Candidates discuss plans for schools

Four are running for two positions on Board of Education

Howard County

September 26, 2000|By Tanika White | Tanika White,SUN STAFF

Stephen C. Bounds took a stand last night: The Howard County Board of Education member will not vote to build the county's 38th elementary school next to a former landfill.

Bounds - one of four people running for two school board seats that will open this fall - told a roomful of parents and community members at Ilchester Elementary School that the school system should find a more appropriate site for the northeast elementary school. It is scheduled to open in 2003.

Said Bounds: "We can do better than that."

The declaration was greeted with applause from the more than 50 people in attendance, many of whom have expressed concern about building the school near the former New Cut landfill because of dangerous levels of methane gas recently detected there.

Bounds, the sole incumbent running, also told the audience that he planned to remain in Howard County for at least six years - one school board term - despite aspirations to be a school superintendent somewhere else.

Bounds, an attorney, had been criticized during the primary election for applying for superintendent jobs in other states.

"Someday, I do hope to do that," Bounds said. "I have a real passion for education, and I want to do it on a full-time basis someday. But I intend to spend six more years here and fulfill my term."

Also last night, candidate Virginia Charles listed things she would lobby for if elected, including better pay for teachers, reductions in class sizes and more equitable distribution of resources among schools.

Charles also argued for expanding the system's in-school suspension program and using central office workers as substitute teachers when necessary.

Charles said she favored a suggestion by the Study Group to Review Board of Education Responsibilities and Compensation to expand the school board by two members.

Candidate Patricia S. Gordon said the board should enact a two-year moratorium on redistricting to study population growth and county demographics.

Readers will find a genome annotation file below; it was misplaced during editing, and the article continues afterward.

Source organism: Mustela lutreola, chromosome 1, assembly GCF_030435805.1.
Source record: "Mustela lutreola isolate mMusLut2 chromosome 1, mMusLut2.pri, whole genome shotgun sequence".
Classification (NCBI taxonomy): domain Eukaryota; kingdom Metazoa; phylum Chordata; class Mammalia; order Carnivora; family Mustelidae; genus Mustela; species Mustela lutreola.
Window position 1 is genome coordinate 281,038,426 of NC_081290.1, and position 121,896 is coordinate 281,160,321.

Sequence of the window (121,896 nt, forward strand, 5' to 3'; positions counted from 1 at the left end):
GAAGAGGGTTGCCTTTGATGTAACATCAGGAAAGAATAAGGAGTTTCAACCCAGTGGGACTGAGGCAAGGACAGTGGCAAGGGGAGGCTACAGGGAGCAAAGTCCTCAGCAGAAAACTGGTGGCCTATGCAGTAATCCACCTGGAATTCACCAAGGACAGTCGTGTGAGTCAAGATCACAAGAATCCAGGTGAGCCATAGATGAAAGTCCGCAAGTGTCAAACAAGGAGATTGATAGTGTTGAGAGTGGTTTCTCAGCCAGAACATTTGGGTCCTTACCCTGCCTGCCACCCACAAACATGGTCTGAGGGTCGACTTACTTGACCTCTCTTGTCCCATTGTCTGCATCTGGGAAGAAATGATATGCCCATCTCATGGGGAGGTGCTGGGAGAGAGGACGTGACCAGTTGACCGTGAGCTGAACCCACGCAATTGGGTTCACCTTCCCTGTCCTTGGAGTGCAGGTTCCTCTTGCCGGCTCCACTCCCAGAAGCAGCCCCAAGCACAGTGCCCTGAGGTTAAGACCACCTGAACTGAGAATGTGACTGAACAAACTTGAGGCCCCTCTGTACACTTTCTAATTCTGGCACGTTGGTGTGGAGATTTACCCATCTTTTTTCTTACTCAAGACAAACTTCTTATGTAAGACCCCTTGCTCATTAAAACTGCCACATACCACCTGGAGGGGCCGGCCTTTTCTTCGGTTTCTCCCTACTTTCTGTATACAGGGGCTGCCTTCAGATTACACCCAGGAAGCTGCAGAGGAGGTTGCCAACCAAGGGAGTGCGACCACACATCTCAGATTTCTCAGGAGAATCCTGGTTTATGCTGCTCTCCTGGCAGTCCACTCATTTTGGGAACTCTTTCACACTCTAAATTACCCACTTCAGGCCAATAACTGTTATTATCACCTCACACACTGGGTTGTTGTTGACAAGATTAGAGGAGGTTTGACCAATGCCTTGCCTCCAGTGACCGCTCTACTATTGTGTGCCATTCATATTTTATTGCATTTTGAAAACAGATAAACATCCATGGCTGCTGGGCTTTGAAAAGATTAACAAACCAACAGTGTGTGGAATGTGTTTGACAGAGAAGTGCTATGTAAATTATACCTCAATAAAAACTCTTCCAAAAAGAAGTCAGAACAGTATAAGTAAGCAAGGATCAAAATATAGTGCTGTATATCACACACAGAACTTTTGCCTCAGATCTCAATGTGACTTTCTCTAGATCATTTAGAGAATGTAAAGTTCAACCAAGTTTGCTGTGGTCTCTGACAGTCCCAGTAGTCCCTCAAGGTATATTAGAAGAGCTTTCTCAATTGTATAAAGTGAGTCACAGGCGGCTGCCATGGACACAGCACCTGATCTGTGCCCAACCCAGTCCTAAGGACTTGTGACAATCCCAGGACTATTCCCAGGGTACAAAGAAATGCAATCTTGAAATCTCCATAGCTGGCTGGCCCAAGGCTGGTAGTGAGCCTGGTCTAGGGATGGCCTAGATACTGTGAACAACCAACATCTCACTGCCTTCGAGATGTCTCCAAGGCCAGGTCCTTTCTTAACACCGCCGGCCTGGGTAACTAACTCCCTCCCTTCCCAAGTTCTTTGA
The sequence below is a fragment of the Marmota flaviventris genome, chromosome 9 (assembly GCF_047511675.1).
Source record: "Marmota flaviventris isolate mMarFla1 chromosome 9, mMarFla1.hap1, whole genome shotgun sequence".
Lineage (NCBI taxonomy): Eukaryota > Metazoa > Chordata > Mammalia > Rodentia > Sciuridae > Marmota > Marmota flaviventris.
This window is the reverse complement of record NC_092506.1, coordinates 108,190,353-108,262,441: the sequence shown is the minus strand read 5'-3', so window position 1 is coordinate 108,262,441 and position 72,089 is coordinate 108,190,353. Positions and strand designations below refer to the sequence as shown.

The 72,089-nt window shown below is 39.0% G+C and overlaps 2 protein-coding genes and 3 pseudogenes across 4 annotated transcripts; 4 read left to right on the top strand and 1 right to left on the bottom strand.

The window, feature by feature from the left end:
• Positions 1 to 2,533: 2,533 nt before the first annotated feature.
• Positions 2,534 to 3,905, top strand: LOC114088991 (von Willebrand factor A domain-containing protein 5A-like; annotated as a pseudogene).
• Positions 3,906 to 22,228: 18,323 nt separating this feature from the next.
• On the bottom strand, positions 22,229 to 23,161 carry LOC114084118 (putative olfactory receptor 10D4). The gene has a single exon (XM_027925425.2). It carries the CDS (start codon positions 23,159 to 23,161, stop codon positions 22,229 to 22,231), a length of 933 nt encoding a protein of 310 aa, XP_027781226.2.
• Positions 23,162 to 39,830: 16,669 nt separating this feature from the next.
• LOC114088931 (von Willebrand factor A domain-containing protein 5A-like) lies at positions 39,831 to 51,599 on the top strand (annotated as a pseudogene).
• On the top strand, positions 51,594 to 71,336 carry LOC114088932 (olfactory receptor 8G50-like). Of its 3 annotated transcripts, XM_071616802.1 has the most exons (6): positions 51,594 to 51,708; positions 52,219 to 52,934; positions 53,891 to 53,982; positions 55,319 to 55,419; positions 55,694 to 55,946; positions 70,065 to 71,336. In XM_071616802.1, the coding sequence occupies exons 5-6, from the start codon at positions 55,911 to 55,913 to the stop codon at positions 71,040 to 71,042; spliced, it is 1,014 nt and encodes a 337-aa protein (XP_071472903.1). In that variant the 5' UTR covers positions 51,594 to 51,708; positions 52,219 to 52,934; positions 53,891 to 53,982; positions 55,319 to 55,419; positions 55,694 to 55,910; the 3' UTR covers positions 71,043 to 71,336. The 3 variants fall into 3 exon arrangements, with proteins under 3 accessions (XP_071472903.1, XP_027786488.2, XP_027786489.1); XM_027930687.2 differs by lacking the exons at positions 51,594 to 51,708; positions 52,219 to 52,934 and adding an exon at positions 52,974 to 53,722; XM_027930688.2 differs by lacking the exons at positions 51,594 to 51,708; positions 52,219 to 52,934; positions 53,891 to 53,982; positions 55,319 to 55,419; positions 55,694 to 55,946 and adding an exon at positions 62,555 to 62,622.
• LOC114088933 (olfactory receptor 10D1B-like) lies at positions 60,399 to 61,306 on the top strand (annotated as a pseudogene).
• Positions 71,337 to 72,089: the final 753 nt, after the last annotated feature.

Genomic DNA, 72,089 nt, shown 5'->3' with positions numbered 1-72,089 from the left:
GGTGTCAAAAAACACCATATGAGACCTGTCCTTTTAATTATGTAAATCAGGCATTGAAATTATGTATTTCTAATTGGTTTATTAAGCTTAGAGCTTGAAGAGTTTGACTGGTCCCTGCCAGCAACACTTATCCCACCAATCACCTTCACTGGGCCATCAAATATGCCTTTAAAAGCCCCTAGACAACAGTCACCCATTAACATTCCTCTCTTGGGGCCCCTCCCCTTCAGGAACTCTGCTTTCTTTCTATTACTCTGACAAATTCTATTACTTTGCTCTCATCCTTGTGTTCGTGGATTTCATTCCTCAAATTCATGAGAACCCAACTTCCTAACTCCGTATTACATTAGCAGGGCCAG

She also said she would support a tax increase to fund the district's proposed 12th high school if taxpayers favored it.

Gordon said the Listening Post portion of school board meetings should be televised and that more than five people should be allowed to address the board during the sessions. Five people are allowed to speak for three minutes each before each meeting. Unlike the rest of the meeting, Listening Post is not televised on county cable channels.

Candidate Jerry Johnston said he would not have supported the school board's decision last year to reward outgoing Superintendent Michael E. Hickey with a $16,000 annuity gift, nor would he have voted to commission an $8,500 portrait of Hickey for his retirement.

Said Johnston: "If we could [have spent] $2,500 for the portrait, there might have been $6,000 left over to buy computers."

Johnston also disagreed with the 8.5 percent salary increase for three associate superintendents, saying it should have been in line with teachers' raises, which were 6 percent.

Johnston said he favored a countywide redistricting plan, as opposed to the "piecemeal" redrawing of boundary lines that occurs each year to accommodate growth.

All four candidates said they preferred using portable classrooms in crowded schools to redistricting pupils, even though many parents dislike the self-contained outdoor classrooms.

And all four said they supported the district's current practice of moving the best teachers and principals to the schools where they are most needed, despite parents' objections.

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